Burrowing Owl

  • Listed as Least Concern by IUCN Red List due to large range but populations decreasing.
  • Is distributed throughout the Americas, occurring in Canada, USA, Mexico, Guatemala, El Salvador, the Bahamas, Cuba, the Dominican Republic, Haiti, the Netherlands Antilles, Venezuela, Guyana, Brazil, Colombia, Ecuador, Peru, Bolivia, Chile, Argentina, Paraguay and Uruguay.
  • Burrowing owls can be found in grasslands, rangelands, agricultural areas, deserts, or any other open dry area with low vegetation.
  • Unlike most other owls, Burrowing Owls are active during the day and at night. They tend to hunt insects in daylight and small mammals under the cover of darkness.
  • They live underground in burrows they’ve dug themselves or taken over from a prairie dog, ground squirrel, or tortoise.
  • With the decline of prairie dogs and ground squirrels (species the owl relies on for their own burrows), the populations of burrowing owls have also declined.
  • Another large threat to this species is human alteration of their habitat, pushing them out of their range.

Kodkod/Chilean Cat

  • Vulnerable species with populations declining.
  • The smallest cat species native to the Americas and has the smallest distribution, being found primarily in central and southern Chile from sea level to 2,500 metres.
  • Vegetation cover is an important ecological requirement for the species, as it typically resides in forest areas with heavy understorey, used for dispersion, stalking prey and reproduction.
  • Threats = habitat loss and fragmentation and direct persecution by humans. Human population and deforestation are increasing in the Chilean temperate rainforest – an annual forest loss rate of 4.5% per year was estimated for the period 1975-2000 in Chilean temperate rainforests (equivalent to 67% reduction of total forest area). This trend is continuing, causing further habitat loss and fragmentation which will drive population declines.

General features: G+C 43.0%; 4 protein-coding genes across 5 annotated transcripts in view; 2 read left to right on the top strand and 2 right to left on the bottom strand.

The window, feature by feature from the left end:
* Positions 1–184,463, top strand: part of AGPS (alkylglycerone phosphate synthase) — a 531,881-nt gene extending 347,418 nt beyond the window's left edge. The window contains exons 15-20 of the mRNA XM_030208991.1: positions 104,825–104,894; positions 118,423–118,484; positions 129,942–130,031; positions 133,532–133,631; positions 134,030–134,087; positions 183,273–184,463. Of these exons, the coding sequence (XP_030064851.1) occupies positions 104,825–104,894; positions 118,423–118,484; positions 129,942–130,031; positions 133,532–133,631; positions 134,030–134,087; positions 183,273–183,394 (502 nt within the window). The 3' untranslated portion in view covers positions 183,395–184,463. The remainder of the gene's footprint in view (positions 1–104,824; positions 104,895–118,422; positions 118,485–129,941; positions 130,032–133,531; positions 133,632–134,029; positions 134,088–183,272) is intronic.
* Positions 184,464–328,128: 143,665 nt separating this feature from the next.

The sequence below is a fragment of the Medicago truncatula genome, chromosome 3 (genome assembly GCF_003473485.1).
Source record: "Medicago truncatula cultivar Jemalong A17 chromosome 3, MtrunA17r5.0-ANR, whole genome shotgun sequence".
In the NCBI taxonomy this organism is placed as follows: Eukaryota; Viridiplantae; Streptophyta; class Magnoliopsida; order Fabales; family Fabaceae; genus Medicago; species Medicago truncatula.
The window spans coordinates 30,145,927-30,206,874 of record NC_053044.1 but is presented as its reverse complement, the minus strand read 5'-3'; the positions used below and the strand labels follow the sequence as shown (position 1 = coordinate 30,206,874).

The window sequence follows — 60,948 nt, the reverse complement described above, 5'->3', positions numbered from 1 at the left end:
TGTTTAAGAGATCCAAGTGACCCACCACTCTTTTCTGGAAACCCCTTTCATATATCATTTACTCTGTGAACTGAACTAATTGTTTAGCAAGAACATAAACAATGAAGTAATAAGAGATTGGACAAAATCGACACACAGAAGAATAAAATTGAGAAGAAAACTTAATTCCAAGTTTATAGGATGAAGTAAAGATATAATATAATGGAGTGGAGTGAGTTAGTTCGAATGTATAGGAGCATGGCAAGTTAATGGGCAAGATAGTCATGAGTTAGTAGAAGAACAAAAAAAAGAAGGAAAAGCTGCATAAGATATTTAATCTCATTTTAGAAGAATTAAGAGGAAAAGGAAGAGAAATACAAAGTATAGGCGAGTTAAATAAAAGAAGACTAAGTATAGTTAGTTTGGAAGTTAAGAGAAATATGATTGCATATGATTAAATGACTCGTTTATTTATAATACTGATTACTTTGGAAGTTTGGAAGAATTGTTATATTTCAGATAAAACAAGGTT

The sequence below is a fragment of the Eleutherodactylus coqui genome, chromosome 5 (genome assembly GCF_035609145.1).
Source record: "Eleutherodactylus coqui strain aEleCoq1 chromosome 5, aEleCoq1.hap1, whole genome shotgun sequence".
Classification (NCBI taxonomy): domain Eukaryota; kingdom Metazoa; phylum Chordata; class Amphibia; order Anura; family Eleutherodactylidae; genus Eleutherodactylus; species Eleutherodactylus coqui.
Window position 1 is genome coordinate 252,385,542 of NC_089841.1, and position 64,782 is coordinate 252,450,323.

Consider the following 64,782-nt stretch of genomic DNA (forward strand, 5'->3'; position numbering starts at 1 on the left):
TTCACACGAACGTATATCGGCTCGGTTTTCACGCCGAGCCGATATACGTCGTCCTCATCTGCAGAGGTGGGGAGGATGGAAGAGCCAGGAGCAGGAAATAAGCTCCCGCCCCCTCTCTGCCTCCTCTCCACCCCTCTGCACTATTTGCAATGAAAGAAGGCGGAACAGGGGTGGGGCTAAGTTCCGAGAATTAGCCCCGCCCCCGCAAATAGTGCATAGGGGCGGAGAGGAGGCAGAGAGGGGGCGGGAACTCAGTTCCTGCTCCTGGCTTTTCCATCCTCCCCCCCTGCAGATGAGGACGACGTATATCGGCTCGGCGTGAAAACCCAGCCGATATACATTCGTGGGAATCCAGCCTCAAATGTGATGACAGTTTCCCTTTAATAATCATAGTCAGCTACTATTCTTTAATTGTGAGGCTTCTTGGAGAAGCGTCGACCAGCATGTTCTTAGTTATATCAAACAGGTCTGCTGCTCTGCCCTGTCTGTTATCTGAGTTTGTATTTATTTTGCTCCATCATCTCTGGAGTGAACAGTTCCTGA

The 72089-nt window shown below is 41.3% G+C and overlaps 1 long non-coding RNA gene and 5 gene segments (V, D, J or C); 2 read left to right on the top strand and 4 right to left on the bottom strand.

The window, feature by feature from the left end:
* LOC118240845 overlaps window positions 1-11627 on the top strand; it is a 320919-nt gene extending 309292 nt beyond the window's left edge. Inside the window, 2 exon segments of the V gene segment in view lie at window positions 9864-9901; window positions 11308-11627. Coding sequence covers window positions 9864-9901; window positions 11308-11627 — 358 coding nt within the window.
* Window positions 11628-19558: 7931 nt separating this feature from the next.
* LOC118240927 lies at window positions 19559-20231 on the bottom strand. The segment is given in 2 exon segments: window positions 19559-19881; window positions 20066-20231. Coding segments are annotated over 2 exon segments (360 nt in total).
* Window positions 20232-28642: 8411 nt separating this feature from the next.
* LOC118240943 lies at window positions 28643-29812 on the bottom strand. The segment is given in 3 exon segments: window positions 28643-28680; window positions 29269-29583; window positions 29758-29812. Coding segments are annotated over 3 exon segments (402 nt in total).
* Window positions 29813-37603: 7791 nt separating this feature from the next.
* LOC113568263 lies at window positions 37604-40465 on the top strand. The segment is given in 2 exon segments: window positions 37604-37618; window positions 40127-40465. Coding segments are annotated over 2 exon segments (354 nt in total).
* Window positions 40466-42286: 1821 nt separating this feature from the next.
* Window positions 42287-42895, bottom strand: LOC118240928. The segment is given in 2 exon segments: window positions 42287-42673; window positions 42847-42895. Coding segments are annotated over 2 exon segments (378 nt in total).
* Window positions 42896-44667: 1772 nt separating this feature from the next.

• Another issue associated with fragmented habitats is roadkill.
  • Many people in rural landscapes of central and southern Chile have negative attitudes towards the animal, arguing livestock and poultry losses – retaliatory killings occur because of this.
  • Climate change is also an important potential threat. The distribution range of Kodkods in Chile will decrease under climate change scenarios.
  • This species has been spotted infrequently on camera traps in Nasampullli, Chile.

Longnose Stubfoot Toad/Longnose Harlequin Frog

  • Was thought to be extinct until rediscovered in Intag’s forest, Ecuador, in March 2016. Listed as extinct as it was last seen in 1989!
  • Still listed as extinct by IUCN pending update.
  • Two females and two males discovered. The biologist who discovered them speculated that there would be healthy populations nearby.
  • Great news and hope for amphibians but they were found in a forest threatened by total and irreversible eradication, a forest which holds many more critically endangered and threatened species.

Monkey Puzzle Tree

  • Native to south-central Chile and southwestern Argentina, where it has a relatively limited distribution.
  • The main sub-population is confined to the Andes, where most of it on the western slopes in Chile. In Argentina they are confined to a narrow strip about 200 km in length; the most important forests are 30 to 50 km wide and 150 km long.
  • About 60% of the Argentine Araucaria forests remain after deforestation. These forests are under continual threat and degradation: historically this has been caused by fire, logging and overgrazing.
  • Many forests are subject to intensive human use in the form of seed collecting and animal grazing. Araucaria trees are poor at regenerating, and any regeneration that does occur is principally asexual with trees sprouting from roots.